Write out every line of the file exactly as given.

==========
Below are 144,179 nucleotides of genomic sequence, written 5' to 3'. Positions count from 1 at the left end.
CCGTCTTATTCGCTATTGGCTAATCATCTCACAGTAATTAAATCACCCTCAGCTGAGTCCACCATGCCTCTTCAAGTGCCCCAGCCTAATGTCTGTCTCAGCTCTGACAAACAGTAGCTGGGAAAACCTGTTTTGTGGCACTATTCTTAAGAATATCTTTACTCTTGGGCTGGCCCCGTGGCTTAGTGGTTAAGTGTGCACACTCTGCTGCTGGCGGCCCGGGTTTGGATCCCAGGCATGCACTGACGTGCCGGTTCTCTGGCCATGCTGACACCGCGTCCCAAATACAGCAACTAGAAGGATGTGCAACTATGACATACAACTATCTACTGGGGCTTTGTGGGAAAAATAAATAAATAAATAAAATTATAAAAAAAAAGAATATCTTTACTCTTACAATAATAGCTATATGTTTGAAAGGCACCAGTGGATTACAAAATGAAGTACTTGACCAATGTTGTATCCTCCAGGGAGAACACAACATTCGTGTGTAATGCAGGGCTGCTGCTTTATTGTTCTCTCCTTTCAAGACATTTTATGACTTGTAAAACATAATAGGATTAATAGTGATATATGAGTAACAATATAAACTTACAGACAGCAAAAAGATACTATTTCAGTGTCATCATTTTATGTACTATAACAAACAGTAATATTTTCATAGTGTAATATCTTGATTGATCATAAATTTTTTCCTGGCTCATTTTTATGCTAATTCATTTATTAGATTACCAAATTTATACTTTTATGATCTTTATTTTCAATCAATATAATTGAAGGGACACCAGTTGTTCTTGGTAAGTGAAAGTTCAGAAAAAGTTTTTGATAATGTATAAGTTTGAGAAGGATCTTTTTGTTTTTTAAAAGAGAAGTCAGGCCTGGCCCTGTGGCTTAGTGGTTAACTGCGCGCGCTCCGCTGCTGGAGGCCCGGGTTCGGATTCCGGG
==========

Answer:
Below are 144,179 nucleotides of genomic sequence, written 5' to 3'. Positions count from 1 at the left end.
CCGTCTTATTCGCTATTGGCTAATCATCTCACAGTAATTAAATCACCCTCAGCTGAGTCCACCATGCCTCTTCAAGTGCCCCAGCCTAATGTCTGTCTCAGCTCTGACAAACAGTAGCTGGGAAAACCTGTTTTGTGGCACTATTCTTAAGAATATCTTTACTCTTGGGCTGGCCCCGTGGCTTAGTGGTTAAGTGTGCACACTCTGCTGCTGGCGGCCCGGGTTTGGATCCCAGGCATGCACTGACGTGCCGGTTCTCTGGCCATGCTGACACCGCGTCCCAAATACAGCAACTAGAAGGATGTGCAACTATGACATACAACTATCTACTGGGGCTTTGTGGGAAAAATAAATAAATAAATAAAATTATAAAAAAAAAGAATATCTTTACTCTTACAATAATAGCTATATGTTTGAAAGGCACCAGTGGATTACAAAATGAAGTACTTGACCAATGTTGTATCCTCCAGGGAGAACACAACATTCGTGTGTAATGCAGGGCTGCTGCTTTATTGTTCTCTCCTTTCAAGACATTTTATGACTTGTAAAACATAATAGGATTAATAGTGATATATGAGTAACAATATAAACTTACAGACAGCAAAAAGATACTATTTCAGTGTCATCATTTTATGTACTATAACAAACAGTAATATTTTCATAGTGTAATATCTTGATTGATCATAAATTTTTTCCTGGCTCATTTTTATGCTAATTCATTTATTAGATTACCAAATTTATACTTTTATGATCTTTATTTTCAATCAATATAATTGAAGGGACACCAGTTGTTCTTGGTAAGTGAAAGTTCAGAAAAAGTTTTTGATAATGTATAAGTTTGAGAAGGATCTTTTTGTTTTTTAAAAGAGAAGTCAGGCCTGGCCCTGTGGCTTAGTGGTTAACTGCGCGCGCTCCGCTGCTGGAGGCCCGGGTTCGGATTCCGGG